As you can see, Elon Musk’s legitimate Twitter account’s handle is @elonmusk whereas the scammer is using the Twitter handle @elonmusk___.
This scam should be pretty obvious, but unfortunately some people still fall for it.
Investment scams/Ponzi schemes
Investment scams has existed pretty much since the internet was first gaining traction.
Investment scams and ponzi schemes mostly have well-designed websites that claims to give you 10% profit daily from your initial deposit or something along those lines.
They ask you to deposit a certain amount of money(or crypto, in this case), and promise a certain amount in return daily, weekly, or monthly. Some investment scams allow you to withdraw your profit for a while, in the hopes of you depositing more money, then they simply lock up your account after a while. Losing you access to your funds.
Today, most of these scams mostly pretend to be “trading bots“, “cloud mining“ sites, “bitcoin/crypto investment“ sites, etc.
Yes, some people do make money off these sites, by using the site’s referral program. If you invite another person into the program and get the person to deposit money, you get a small percentage off the deposit. These scam sites mostly use referral programs to get people to spread these scams online for them; sometimes even to the point of YouTubers spreading them, causing a huge number of people to fall for these scams.
If you wanted to invest in the cryptocurrency market, buy the coins or tokens yourself using a reputable exchange and hold them on your own secure wallet.
Some famous crypto-related ponzi scams in the past:
Pump and dump schemes
Pump and dump schemes are pretty easy to spot, as pump and dump group leaders usually advertise them as “trading signal groups“, or sometimes even straight-off shamelessly advertise them as “pump groups”.
The scheme is pretty straightforward: The group leader asks his/her members to buy a certain coin/token that is quite low in marketcap to make the price far easier to manipulate, claiming that it will rise or “pump” in price.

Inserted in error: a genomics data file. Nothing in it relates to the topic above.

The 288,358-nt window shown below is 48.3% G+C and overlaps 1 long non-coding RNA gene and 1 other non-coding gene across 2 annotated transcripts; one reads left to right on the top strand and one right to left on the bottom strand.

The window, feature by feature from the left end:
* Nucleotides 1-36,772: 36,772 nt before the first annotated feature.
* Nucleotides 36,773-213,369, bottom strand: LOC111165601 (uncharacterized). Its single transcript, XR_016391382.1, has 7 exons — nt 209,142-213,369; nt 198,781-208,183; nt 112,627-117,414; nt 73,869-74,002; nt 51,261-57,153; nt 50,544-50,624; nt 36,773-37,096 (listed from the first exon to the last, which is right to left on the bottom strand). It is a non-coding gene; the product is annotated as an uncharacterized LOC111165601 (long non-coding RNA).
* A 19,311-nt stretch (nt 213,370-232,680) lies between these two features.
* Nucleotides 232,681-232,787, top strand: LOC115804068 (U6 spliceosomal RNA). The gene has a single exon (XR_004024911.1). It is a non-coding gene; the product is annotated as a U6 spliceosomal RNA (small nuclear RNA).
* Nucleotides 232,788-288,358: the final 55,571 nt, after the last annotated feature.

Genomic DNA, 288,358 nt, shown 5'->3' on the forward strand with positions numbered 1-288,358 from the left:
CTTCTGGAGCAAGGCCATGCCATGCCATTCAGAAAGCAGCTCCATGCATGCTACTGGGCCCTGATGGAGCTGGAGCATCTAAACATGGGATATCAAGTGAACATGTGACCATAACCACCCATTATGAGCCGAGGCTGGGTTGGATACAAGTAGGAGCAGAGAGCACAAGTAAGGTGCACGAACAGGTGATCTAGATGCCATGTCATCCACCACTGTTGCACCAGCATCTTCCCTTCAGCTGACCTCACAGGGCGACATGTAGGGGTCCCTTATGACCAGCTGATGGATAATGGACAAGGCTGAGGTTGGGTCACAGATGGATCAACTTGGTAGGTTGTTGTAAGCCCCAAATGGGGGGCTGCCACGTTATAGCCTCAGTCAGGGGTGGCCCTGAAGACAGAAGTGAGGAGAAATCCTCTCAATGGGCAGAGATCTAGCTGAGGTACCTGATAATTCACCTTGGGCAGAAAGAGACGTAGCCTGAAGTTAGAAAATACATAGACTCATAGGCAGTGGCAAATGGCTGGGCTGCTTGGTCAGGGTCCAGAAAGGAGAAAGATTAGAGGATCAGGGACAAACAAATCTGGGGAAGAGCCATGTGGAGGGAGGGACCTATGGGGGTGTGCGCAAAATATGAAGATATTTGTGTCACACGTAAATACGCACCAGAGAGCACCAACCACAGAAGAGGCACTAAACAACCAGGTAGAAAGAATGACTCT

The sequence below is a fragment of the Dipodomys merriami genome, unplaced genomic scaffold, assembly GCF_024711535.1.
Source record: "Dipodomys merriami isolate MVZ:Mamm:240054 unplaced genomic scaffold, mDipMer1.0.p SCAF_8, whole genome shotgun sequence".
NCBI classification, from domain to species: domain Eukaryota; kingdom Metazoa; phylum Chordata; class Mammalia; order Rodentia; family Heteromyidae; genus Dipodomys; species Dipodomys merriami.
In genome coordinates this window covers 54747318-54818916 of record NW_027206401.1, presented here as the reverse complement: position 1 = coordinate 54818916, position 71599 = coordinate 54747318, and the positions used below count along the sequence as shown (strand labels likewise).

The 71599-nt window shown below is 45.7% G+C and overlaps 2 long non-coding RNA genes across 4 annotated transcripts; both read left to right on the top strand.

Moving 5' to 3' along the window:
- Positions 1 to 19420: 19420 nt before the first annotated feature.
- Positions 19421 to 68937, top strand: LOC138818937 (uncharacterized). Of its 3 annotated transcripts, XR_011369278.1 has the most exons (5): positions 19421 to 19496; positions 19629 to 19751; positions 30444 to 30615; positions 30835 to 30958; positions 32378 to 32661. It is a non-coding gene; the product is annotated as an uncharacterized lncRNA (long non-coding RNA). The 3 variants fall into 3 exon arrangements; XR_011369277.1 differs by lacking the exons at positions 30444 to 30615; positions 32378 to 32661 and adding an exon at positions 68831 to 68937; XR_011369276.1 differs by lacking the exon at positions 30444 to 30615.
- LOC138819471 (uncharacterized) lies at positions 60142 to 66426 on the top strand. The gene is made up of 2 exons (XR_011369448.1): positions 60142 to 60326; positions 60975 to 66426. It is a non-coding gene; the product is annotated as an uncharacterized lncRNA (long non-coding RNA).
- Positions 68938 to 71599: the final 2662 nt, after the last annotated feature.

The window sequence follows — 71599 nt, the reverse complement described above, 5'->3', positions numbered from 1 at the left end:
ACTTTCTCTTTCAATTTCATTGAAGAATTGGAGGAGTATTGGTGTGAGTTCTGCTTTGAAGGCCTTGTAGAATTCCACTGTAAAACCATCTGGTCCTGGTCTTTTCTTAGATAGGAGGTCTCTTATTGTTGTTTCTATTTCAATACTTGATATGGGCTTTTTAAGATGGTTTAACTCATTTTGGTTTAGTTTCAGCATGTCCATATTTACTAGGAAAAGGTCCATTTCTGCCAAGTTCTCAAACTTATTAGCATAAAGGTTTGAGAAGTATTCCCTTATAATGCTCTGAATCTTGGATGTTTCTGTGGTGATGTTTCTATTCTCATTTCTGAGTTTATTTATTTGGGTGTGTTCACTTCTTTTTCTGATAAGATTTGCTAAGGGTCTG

The thing is, before the group leader announces which coin/token to buy, the leader already bought a significant amount of that certain coin/token, so the leader can sell them in a significantly higher price. The price of that coin/token does then increase because of the group members buying loads of the specific coin/token, while the leader is selling at higher prices; earning the group leader significant amounts of profit, sometimes even as high as 10x.
How do you not fall into these schemes? Easy. Simply don’t join these groups, and invest wisely.
Initial Coin Offerings or ICOs is quite similar to crowdfunding whereas the company/team accepts BTC/ETH from the people in exchange for a certain amount of their coins/tokens, depending on how much you sent them.
ICOs aren’t really scams as some are definitely legitimate, but a big percentage of ICOs are indeed either scams, or are bound to fail. Unfortunately, some well-made ICO scams are quite hard to detect as a scammer could create a legitimate well-thought project and simply just not deliver the product and run away with the money. Though there are some characteristics that could be enough proof for you to stay away from certain ICOs.
For a more in-depth guide about ICO scams: Detecting Scam ICOs
Gambling/exchange site deposit scams
This scam usually takes place by someone asking the victim to use a certain gambling site, and them saying that they gave the victim some free bitcoin to start playing/gambling with. If the victim attempts to withdraw the funds, the website then asks the victim to deposit a certain amount of bitcoin, claiming that deposit to be for the “withdrawal fees”; but in fact, the victim is sending the bitcoin to the hacker’s bitcoin wallet. After the victim made a deposit, the scammer then runs away with the deposited bitcoin.
This scam usually is being attempted via private messages on forums and some social media sites, to prevent people from calling out the scammer.
You can easily avoid this scam by simply not entertaining such offers on private messages or emails.